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New analytics approach may make better use of social 'big data'

The use of connections in topological data analysis may help the crunching of social media data, according to consultant Denis Pombraint.

After many years of stasis in the analytics market, we are beginning to see change. For a long time, relatively small data stores and insufficient horsepower left many analytics users wondering if and when things would improve.

In fact, the recent focus on "big data" turned that wonder into something approaching desperation. Social big data is being dumped into CRM systems and elsewhere in the enterprise, causing everyone in the front office to wonder what to do with it. The short answer is that social and CRM data is full of information, yet you still need analytics to extract it.

But what kind of analytics will do the trick? Well, a curious thing happens when you collect big data: The relationships between each datum and all the others increase even faster than the data itself, and it's the relationships we really care about.

Last week, Ayasdi -- a Palo Alto, Calif.-based company that came out of a Stanford lab and uses DARPA capital -- brought itself out of the shadows. Its mission is exactly what the doctor ordered for big data everywhere, including CRM.

Ayasdi does analytics through a new mathematical concept called topological data analysis (TDA). It is a fundamentally different approach to extracting information. TDA analyzes the shape of the data, officials there told me, meaning that the tool looks for clusters of connections rather than sifting through the whole mass in a more or less rote fashion.

The approach is important for many reasons. As data gets truly large, our ability to sift through it, even with the fastest computers, will lose steam.

More on social big data:

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That's because of the persistent connections problem. Think of blowing up a balloon. As you pump air into it, the surface area expands by the square but the volume is cubed, which means the volume doesn't just increase faster than the surface, it accelerates. When people maxed out on the number of relationships they could maintain, social media was born to enable more connections. You can think of TDA that way, as a tool that lets us manage more connections.

That's the condition we find in analytics today. If you think of the connections, which are where interesting things happen, our ability to analyze the connections will only recede. To prove a point, while Ayasdi was in beta, it worked with pharmaceutical companies on some of their big data problems related to new drug development.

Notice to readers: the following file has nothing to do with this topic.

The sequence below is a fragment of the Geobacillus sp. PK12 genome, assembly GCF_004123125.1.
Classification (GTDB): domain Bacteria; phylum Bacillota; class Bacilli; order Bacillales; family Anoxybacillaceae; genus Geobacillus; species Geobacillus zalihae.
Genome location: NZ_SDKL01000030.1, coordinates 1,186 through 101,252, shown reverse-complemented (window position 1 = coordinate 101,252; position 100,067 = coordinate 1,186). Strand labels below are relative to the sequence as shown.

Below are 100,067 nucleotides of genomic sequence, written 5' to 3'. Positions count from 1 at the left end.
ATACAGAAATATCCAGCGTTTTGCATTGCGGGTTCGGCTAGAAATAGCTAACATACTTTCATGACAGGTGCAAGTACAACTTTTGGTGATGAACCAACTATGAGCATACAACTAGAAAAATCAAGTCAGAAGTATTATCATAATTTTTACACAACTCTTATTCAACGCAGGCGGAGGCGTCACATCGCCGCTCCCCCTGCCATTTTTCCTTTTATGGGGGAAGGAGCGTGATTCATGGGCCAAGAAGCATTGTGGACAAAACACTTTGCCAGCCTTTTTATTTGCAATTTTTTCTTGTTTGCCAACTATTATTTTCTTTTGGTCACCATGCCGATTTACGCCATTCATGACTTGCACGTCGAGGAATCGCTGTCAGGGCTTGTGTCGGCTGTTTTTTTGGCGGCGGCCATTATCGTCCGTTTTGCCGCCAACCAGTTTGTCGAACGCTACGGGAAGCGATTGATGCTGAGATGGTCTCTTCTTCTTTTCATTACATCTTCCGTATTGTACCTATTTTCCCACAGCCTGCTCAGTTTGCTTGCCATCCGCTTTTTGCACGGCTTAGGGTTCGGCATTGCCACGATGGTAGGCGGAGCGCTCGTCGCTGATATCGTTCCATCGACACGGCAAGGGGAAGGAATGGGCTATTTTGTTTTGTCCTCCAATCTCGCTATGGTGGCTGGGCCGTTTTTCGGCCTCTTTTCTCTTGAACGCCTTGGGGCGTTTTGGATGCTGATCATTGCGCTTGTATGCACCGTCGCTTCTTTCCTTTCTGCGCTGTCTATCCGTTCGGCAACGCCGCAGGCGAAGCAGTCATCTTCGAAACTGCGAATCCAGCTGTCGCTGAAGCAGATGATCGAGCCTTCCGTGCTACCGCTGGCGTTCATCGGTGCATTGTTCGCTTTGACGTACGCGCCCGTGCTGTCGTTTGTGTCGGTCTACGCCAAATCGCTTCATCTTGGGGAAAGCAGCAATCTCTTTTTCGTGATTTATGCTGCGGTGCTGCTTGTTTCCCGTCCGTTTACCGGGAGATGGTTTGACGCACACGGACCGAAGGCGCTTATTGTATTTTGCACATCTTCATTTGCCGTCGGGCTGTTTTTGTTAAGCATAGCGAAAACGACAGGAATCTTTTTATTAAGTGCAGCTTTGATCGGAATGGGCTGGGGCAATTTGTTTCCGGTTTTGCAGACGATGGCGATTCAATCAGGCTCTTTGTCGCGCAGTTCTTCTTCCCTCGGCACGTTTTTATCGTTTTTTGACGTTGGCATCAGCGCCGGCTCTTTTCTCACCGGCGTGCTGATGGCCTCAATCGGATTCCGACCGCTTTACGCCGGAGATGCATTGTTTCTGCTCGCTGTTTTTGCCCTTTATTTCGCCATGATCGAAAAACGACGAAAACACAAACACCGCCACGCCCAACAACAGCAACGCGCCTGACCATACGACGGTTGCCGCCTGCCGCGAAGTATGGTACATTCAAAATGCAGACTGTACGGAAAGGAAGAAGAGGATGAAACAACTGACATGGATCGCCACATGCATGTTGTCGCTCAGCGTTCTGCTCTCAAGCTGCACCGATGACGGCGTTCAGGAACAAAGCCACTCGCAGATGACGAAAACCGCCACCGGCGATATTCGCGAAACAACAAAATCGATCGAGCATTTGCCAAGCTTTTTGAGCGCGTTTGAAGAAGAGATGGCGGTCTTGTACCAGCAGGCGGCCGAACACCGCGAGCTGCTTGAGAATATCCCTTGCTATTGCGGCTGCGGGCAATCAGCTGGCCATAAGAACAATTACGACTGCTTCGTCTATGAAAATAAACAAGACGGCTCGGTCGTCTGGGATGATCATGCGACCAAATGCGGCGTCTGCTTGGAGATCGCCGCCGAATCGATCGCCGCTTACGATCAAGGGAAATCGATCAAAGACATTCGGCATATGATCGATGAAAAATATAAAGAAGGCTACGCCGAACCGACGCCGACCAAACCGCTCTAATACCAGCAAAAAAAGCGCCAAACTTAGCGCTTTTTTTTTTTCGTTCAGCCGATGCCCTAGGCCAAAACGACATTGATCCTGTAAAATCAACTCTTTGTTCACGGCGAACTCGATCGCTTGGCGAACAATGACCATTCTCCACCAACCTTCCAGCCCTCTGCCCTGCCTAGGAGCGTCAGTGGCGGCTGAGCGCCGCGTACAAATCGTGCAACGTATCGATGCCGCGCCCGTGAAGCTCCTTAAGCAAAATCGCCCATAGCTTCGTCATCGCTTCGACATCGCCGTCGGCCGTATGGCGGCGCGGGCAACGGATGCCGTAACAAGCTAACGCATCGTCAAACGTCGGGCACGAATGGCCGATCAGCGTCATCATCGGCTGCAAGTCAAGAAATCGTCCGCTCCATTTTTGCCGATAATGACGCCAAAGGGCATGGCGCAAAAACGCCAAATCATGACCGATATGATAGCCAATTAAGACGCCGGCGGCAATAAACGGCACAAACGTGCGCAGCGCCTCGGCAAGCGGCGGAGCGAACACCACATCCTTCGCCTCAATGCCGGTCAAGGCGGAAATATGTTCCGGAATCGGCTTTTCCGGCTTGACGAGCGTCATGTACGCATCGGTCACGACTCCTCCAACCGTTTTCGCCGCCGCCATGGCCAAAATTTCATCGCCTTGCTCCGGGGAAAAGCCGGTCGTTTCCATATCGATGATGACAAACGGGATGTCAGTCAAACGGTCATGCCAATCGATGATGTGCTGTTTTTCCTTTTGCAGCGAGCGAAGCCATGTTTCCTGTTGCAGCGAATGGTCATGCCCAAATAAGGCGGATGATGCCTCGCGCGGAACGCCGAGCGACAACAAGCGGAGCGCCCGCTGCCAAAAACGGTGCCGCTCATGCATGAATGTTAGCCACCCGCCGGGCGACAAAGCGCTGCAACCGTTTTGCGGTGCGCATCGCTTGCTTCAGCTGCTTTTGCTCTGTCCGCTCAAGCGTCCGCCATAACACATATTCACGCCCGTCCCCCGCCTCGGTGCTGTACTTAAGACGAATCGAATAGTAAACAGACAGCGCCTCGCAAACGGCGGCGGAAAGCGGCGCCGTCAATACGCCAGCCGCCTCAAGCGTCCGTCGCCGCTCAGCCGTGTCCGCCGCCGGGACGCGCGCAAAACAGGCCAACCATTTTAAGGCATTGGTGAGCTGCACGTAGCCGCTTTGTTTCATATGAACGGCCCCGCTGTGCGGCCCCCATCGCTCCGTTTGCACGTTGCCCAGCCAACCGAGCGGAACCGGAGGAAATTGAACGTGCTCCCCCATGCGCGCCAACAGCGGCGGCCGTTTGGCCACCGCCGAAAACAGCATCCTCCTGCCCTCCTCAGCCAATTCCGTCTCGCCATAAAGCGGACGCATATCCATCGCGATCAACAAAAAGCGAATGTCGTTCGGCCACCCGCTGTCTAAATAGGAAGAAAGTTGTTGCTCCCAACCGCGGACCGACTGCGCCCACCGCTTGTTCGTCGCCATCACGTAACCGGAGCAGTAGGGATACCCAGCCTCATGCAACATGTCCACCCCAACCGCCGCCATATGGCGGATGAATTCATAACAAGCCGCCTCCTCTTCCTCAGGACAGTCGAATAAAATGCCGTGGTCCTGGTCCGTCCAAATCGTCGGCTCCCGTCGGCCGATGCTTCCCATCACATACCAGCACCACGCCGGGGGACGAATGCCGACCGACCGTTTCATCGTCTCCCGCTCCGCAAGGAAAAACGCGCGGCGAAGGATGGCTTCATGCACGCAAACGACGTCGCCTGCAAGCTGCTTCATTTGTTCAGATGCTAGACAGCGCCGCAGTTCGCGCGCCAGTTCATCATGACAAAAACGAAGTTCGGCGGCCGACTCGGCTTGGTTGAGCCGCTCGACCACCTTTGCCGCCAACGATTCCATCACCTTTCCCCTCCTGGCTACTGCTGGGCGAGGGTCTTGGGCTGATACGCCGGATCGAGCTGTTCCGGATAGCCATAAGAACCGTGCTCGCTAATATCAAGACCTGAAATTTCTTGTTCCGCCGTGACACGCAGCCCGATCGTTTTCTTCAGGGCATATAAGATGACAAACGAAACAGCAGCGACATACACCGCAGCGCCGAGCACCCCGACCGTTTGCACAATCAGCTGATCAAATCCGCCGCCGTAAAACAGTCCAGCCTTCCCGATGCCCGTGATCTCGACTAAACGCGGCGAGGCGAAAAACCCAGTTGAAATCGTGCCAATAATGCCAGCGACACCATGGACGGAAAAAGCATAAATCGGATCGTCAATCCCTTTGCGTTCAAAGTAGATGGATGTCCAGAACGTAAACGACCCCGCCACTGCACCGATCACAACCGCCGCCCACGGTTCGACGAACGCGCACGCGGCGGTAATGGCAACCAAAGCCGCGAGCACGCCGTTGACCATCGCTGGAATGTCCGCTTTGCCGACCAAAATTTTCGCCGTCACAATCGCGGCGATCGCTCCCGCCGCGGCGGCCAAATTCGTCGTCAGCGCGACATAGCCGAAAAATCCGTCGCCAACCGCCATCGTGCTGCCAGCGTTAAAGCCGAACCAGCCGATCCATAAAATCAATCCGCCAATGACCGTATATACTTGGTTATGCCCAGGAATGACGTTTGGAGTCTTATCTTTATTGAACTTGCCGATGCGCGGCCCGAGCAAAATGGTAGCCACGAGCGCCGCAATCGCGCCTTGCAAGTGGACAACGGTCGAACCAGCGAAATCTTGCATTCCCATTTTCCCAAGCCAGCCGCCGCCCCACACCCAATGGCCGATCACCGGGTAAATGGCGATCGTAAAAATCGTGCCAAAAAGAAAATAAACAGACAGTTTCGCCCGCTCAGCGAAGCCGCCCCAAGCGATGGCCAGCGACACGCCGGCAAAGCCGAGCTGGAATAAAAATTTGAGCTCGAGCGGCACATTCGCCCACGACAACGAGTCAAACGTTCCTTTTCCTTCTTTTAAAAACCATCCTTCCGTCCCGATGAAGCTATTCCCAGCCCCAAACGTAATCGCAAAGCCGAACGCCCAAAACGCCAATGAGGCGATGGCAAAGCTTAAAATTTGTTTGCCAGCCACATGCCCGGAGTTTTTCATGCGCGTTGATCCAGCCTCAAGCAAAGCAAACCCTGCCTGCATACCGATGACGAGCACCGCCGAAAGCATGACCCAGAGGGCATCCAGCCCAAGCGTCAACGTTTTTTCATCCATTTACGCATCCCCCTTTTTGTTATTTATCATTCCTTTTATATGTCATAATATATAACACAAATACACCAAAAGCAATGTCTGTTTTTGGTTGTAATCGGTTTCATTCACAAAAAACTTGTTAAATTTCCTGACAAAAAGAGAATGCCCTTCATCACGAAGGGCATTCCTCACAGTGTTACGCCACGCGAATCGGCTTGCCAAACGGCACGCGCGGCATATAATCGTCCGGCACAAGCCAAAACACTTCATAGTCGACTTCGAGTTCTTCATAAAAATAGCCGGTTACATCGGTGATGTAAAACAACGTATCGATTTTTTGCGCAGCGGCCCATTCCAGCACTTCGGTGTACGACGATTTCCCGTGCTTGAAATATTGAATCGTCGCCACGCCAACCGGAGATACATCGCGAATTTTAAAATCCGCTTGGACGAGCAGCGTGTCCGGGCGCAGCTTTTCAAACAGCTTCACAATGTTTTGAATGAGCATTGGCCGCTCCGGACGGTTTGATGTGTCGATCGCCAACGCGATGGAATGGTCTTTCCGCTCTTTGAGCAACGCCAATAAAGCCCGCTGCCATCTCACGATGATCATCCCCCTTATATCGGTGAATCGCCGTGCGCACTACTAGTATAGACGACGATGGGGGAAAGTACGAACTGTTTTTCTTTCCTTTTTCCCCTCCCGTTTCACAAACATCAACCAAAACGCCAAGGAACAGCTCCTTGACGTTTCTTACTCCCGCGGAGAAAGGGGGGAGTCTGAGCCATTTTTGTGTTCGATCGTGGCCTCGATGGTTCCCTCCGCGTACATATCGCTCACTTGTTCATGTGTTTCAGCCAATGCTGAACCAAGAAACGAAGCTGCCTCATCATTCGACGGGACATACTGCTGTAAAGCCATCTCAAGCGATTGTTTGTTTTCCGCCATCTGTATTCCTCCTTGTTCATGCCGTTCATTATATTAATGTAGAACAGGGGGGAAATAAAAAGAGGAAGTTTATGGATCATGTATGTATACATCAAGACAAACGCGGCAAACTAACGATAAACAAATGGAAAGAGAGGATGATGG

Now, the drug companies have been generating mountains of data for decades, and they use analytics to digest it. The problem with that approach, though, is that the data only reveals what you ask it through a query. If you don't think of the right query, the data could hold onto its secrets for eternity. And that's true in pharmaceuticals, social CRM and any place where big data lives.

To prove a point, Ayasdi started working with spent data from drug research conducted twenty years ago. The data had already given up its secrets to the drug companies. But with its topological approach, Ayasdi found new information. Now, I don't know what that information is because it's proprietary, but I believe my sources and think that this could be important to more than just new drug development. Ayasdi is pursuing opportunities in oil and gas exploration and government and finance, as well as pharma -- all verticals that generate huge data that could benefit from more analysis.

Right behind those verticals, I figure someone has to apply TDA to CRM data.

The social big data vertical is much newer than the others, but it suffers from the same problems and has the same needs. Social users have to find better ways to extract meaning from big data if we are going to make good on the promise of cloud computing and ubiquitous information access.

Ayasdi isn't the only company out there with an approach to big data, but they do have a good story to tell. Another company that uses machine learning, a closely related idea, is Mintigo. By analyzing a company's known information, like its customer base, Mintigo can then apply what it "learns" to search the rest of the world for matches.

The result is not leads, exactly, but suggestions about who would make a good prospect. That doesn't mean the identified prospect has an active business problem you can solve, nor does it mean the prospect has budget. But Mintigo gets you to a similar spot: A lot of data converges at a point that might be interesting.

There's no doubt that modern hardware has made great contributions to analytics progress. Now that vendors are paying attention, I think we'll see some rapid progress on what just a couple of years ago looked like an intractable problem in the front office, big data.

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